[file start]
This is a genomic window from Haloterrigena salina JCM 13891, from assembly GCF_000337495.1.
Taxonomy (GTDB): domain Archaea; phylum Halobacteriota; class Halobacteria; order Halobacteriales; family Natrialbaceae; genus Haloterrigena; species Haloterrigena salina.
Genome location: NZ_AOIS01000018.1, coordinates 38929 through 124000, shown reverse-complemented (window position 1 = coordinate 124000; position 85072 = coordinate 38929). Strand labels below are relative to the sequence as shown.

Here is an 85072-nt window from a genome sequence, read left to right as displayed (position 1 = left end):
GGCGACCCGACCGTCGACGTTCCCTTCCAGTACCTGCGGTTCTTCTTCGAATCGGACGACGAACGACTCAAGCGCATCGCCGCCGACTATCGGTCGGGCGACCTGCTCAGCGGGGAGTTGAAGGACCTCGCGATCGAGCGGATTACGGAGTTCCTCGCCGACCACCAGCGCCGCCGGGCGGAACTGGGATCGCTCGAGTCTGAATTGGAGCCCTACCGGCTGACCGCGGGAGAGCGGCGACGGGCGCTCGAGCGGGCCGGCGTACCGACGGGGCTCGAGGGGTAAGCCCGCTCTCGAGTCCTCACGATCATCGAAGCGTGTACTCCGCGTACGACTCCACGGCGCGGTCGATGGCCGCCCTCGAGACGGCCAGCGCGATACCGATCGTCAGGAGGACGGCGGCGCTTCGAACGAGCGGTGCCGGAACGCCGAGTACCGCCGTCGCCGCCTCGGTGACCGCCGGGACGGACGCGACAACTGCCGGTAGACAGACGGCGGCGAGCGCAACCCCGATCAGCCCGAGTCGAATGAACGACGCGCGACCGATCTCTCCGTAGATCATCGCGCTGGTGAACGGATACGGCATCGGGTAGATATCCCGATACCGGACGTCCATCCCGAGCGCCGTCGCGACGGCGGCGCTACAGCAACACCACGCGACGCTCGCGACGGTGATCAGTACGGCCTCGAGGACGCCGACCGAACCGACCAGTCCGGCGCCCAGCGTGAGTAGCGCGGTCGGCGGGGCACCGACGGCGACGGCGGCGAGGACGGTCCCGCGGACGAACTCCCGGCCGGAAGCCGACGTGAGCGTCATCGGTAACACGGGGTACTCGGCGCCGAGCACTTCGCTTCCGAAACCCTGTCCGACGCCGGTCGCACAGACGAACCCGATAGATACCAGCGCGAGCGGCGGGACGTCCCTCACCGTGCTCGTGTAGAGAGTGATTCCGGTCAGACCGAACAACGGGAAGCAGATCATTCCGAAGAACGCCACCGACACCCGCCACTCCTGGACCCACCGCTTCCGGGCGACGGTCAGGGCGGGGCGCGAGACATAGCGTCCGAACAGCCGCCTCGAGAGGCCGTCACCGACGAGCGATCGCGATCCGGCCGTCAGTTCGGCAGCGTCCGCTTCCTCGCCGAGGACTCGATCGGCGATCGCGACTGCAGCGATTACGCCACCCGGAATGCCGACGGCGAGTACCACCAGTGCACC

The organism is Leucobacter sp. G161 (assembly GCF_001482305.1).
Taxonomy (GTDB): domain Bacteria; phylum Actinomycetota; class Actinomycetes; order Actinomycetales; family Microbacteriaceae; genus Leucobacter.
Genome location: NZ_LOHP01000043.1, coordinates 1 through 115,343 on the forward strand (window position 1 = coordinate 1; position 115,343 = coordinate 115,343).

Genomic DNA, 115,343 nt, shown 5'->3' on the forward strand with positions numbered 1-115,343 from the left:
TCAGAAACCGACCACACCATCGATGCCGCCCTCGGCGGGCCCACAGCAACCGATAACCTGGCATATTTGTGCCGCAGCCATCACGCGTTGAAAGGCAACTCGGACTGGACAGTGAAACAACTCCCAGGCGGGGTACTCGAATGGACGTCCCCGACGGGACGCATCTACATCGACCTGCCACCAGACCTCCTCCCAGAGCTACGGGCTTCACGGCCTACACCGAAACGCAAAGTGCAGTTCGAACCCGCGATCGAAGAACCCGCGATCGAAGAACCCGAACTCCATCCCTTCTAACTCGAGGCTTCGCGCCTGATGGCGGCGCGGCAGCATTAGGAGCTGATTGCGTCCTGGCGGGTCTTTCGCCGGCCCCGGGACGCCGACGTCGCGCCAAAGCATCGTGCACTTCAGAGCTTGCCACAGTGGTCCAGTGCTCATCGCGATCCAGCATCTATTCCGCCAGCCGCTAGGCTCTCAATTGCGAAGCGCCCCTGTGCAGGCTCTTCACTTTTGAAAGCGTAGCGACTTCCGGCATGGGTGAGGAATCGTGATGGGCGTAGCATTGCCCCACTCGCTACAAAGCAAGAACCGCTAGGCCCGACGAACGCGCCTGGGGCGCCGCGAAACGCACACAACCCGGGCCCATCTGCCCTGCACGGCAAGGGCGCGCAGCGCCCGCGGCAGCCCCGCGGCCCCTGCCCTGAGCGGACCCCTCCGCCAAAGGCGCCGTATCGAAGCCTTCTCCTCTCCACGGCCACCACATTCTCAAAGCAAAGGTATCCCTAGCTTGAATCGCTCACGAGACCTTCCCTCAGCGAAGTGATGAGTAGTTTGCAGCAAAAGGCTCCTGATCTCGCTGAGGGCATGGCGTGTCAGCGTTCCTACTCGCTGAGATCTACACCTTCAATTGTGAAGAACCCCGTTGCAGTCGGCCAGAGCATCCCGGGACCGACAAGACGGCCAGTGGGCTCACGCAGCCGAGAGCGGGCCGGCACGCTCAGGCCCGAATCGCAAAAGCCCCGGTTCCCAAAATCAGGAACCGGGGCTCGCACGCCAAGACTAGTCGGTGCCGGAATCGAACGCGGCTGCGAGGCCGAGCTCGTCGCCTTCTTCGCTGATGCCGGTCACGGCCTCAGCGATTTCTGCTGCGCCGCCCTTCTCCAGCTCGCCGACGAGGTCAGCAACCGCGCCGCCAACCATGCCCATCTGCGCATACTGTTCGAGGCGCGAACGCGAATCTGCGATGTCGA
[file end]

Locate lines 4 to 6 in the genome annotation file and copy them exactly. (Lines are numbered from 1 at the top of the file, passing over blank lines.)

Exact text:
Here is an 85072-nt window from a genome sequence, read left to right as displayed (position 1 = left end):
GGCGACCCGACCGTCGACGTTCCCTTCCAGTACCTGCGGTTCTTCTTCGAATCGGACGACGAACGACTCAAGCGCATCGCCGCCGACTATCGGTCGGGCGACCTGCTCAGCGGGGAGTTGAAGGACCTCGCGATCGAGCGGATTACGGAGTTCCTCGCCGACCACCAGCGCCGCCGGGCGGAACTGGGATCGCTCGAGTCTGAATTGGAGCCCTACCGGCTGACCGCGGGAGAGCGGCGACGGGCGCTCGAGCGGGCCGGCGTACCGACGGGGCTCGAGGGGTAAGCCCGCTCTCGAGTCCTCACGATCATCGAAGCGTGTACTCCGCGTACGACTCCACGGCGCGGTCGATGGCCGCCCTCGAGACGGCCAGCGCGATACCGATCGTCAGGAGGACGGCGGCGCTTCGAACGAGCGGTGCCGGAACGCCGAGTACCGCCGTCGCCGCCTCGGTGACCGCCGGGACGGACGCGACAACTGCCGGTAGACAGACGGCGGCGAGCGCAACCCCGATCAGCCCGAGTCGAATGAACGACGCGCGACCGATCTCTCCGTAGATCATCGCGCTGGTGAACGGATACGGCATCGGGTAGATATCCCGATACCGGACGTCCATCCCGAGCGCCGTCGCGACGGCGGCGCTACAGCAACACCACGCGACGCTCGCGACGGTGATCAGTACGGCCTCGAGGACGCCGACCGAACCGACCAGTCCGGCGCCCAGCGTGAGTAGCGCGGTCGGCGGGGCACCGACGGCGACGGCGGCGAGGACGGTCCCGCGGACGAACTCCCGGCCGGAAGCCGACGTGAGCGTCATCGGTAACACGGGGTACTCGGCGCCGAGCACTTCGCTTCCGAAACCCTGTCCGACGCCGGTCGCACAGACGAACCCGATAGATACCAGCGCGAGCGGCGGGACGTCCCTCACCGTGCTCGTGTAGAGAGTGATTCCGGTCAGACCGAACAACGGGAAGCAGATCATTCCGAAGAACGCCACCGACACCCGCCACTCCTGGACCCACCGCTTCCGGGCGACGGTCAGGGCGGGGCGCGAGACATAGCGTCCGAACAGCCGCCTCGAGAGGCCGTCACCGACGAGCGATCGCGATCCGGCCGTCAGTTCGGCAGCGTCCGCTTCCTCGCCGAGGACTCGATCGGCGATCGCGACTGCAGCGATTACGCCACCCGGAATGCCGACGGCGAGTACCACCAGTGCACC

The organism is Leucobacter sp. G161 (assembly GCF_001482305.1).